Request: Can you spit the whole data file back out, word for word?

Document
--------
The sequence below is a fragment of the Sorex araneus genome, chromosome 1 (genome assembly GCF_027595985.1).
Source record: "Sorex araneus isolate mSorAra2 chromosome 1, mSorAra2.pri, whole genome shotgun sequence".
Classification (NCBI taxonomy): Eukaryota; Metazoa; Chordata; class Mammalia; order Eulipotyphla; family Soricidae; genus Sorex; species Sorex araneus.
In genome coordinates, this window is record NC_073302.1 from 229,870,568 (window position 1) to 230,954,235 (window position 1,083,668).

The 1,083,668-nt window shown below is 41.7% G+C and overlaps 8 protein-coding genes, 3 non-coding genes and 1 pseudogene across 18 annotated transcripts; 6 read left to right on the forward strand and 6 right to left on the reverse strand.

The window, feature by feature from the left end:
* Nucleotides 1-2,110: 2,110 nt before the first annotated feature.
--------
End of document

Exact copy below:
The sequence below is a fragment of the Sorex araneus genome, chromosome 1 (genome assembly GCF_027595985.1).
Source record: "Sorex araneus isolate mSorAra2 chromosome 1, mSorAra2.pri, whole genome shotgun sequence".
Classification (NCBI taxonomy): Eukaryota; Metazoa; Chordata; class Mammalia; order Eulipotyphla; family Soricidae; genus Sorex; species Sorex araneus.
In genome coordinates, this window is record NC_073302.1 from 229,870,568 (window position 1) to 230,954,235 (window position 1,083,668).

The 1,083,668-nt window shown below is 41.7% G+C and overlaps 8 protein-coding genes, 3 non-coding genes and 1 pseudogene across 18 annotated transcripts; 6 read left to right on the forward strand and 6 right to left on the reverse strand.

The window, feature by feature from the left end:
* Nucleotides 1-2,110: 2,110 nt before the first annotated feature.